electronics, etc.); therefore, it is limited by the language in the
warranty. Extended warranties are generally purchased in addition to
the equipment. Extended warranties cover all parts and may also include
the labor for the service call. An extended warranty protects you for
unexpected and unbudgeted service calls for the duration of the
warranty. Be aware that no warranty includes maintenance, shipping
costs, and related parts (parts not provided by the manufacturer). Most
labor warranties do not include labor for diagnostics. Most of the
better manufacturer's now require proof that routine maintenance has
been performed on the equipment. If a contractor offers a labor or long
parts warranty, you should remember that it is only good as long as the
dealer is in business.
7. What is the difference between manufacturers products?
you are probably aware that most manufacturers market their gas
furnaces under several different brand names. Often these furnaces are
identical. Carrier markets under several brand names including Bryant.
Rheem markets under the name Ruud. American Standard markets under
their own name plus Trane. The list goes on and on. The differences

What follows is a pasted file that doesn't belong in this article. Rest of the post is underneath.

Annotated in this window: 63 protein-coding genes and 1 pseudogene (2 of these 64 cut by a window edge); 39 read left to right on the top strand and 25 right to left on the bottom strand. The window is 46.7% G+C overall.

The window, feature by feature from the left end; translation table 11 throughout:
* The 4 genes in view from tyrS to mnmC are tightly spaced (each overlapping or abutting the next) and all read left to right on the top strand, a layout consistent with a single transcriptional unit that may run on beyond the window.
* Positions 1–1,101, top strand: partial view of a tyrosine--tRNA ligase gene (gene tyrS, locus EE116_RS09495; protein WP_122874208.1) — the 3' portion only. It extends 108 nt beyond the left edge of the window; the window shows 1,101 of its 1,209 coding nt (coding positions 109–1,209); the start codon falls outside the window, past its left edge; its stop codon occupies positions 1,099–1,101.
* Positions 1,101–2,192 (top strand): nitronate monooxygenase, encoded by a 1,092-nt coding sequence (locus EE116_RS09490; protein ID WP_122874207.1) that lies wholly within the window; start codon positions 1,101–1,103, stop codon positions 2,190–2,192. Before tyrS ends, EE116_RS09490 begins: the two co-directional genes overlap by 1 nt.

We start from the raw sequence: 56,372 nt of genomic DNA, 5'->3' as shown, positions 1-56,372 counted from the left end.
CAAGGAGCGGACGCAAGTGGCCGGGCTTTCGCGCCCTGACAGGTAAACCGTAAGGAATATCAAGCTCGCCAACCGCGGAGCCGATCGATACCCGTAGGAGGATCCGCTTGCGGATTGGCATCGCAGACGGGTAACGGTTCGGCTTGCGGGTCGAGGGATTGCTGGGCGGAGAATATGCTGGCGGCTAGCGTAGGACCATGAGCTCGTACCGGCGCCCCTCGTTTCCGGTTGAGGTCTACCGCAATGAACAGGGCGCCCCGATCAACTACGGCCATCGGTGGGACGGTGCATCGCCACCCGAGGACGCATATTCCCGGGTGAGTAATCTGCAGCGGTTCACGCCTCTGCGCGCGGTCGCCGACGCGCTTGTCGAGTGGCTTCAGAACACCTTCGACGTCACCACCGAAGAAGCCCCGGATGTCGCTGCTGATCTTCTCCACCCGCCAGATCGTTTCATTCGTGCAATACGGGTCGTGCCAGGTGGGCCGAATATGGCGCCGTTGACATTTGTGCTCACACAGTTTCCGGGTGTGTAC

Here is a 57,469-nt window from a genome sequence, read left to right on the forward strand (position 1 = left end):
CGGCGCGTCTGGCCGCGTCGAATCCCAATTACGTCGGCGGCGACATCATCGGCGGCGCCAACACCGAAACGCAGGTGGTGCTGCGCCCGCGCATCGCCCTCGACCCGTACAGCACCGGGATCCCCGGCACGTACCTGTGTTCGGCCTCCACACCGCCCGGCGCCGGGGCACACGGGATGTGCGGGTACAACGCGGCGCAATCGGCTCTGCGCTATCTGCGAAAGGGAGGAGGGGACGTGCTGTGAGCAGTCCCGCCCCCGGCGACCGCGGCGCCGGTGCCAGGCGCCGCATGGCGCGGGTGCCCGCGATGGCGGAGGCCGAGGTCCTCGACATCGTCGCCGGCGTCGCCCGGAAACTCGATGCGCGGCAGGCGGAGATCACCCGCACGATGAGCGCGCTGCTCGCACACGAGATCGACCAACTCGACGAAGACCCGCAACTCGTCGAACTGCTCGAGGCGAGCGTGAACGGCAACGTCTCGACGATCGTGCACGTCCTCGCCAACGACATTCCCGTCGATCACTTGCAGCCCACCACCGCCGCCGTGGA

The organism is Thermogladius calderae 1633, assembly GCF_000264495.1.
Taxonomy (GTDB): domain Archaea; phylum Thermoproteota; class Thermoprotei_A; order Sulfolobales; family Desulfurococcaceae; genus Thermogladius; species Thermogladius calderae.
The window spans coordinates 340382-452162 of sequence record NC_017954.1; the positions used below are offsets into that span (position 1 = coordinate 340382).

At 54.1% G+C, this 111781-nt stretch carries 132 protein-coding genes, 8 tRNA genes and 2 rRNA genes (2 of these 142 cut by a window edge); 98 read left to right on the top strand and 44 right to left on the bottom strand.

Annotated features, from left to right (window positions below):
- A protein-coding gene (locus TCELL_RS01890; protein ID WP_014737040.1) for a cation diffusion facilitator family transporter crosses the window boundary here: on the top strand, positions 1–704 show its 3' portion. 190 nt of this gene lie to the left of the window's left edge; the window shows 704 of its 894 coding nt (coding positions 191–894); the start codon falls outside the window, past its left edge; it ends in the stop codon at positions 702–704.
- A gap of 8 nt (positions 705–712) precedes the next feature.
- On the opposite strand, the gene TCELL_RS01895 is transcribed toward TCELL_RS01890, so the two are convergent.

between truly competing gas furnaces can be significant. The thickness
of the metal used for the equipment jacket (quietness), the thickness
of the heat exchanger (quality), the construction of the inner parts of
the furnace (quietness), quality of the internal components, warranty,
insulation, packaging, availability of parts-all are areas where a gas
furnace can be made into a quality product or just a commodity.
8. My gas furnace is no longer heating properly. What is the most likely problem?
of our "replacement" gas furnaces are sold because the old furnace
developed a crack in the heat exchanger. The crack is seldom visible to
the untrained eye. Sometimes it is not visible to the most experienced
technician but he is able to make a judgement call based upon the
operation of the system. Maybe the pilot light keeps going out. Maybe a
safety switch sometimes cuts the furnace off. Then the homeowner resets
the furnace and it seems to work for a few days. Both of the above
could be due to a cracked heat exchanger. As the "crack" gets larger,
the chance that the furnace will malfunction becomes much greater. If
the homeowner fails to see the symptoms, eventually a technician will
be called for repairs.
9. What is a cracked heat exchanger?
heat exchanger is the area of the furnace where "heat" is
exchanged-from the fire at the gas burner to the air that is recycled
into the home through the duct system. The heat exchanger is sealed so
that the products of combustion from the gas burner never come into
contact with the air that goes back into the home. When a "crack"
develops, the seal between the two sides has broken and the products of
combustion (including carbon monoxide) can mix with the air going into
10. When do I know it's time to replace my system?
the system starts giving more problems than seem cost-effective to fix,
particularly when major components such as the gas valve or heat